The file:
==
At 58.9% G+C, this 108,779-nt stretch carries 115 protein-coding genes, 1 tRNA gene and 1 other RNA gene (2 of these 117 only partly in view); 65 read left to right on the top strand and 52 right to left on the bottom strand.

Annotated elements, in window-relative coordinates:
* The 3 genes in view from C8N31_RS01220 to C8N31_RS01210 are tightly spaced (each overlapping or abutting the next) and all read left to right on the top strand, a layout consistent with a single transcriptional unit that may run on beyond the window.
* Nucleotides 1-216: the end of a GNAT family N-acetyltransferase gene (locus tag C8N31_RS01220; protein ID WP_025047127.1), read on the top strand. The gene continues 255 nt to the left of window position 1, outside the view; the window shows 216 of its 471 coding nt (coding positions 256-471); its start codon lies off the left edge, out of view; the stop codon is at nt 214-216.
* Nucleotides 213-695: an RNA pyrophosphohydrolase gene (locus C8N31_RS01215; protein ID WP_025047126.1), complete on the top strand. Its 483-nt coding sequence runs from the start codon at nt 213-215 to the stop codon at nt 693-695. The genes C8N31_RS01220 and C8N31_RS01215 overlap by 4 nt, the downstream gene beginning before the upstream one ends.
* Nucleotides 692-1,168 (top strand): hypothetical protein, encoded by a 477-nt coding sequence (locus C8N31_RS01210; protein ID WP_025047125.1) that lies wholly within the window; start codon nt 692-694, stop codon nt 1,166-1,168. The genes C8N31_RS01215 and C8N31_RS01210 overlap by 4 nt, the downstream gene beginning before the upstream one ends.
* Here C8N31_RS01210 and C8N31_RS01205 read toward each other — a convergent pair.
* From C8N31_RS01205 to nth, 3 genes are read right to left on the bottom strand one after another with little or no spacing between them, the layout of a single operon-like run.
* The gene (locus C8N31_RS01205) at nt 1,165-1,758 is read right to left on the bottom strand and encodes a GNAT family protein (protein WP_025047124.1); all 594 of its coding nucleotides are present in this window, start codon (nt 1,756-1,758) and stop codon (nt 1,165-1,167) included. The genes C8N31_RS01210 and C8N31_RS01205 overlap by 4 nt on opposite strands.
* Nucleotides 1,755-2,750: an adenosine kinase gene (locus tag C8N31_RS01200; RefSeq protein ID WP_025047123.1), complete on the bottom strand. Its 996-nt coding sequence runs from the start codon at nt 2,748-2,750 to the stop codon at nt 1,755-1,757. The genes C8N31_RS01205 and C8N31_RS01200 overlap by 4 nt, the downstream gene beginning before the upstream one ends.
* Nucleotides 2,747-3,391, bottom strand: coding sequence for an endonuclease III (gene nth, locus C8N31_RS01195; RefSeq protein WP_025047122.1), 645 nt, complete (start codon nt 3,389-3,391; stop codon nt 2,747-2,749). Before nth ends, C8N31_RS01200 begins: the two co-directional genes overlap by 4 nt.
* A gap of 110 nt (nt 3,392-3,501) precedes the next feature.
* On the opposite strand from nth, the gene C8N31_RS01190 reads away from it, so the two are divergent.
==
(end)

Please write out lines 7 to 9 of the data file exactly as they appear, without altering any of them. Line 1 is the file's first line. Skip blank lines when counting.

* Here C8N31_RS01210 and C8N31_RS01205 read toward each other — a convergent pair.
* From C8N31_RS01205 to nth, 3 genes are read right to left on the bottom strand one after another with little or no spacing between them, the layout of a single operon-like run.
* The gene (locus C8N31_RS01205) at nt 1,165-1,758 is read right to left on the bottom strand and encodes a GNAT family protein (protein WP_025047124.1); all 594 of its coding nucleotides are present in this window, start codon (nt 1,756-1,758) and stop codon (nt 1,165-1,167) included. The genes C8N31_RS01210 and C8N31_RS01205 overlap by 4 nt on opposite strands.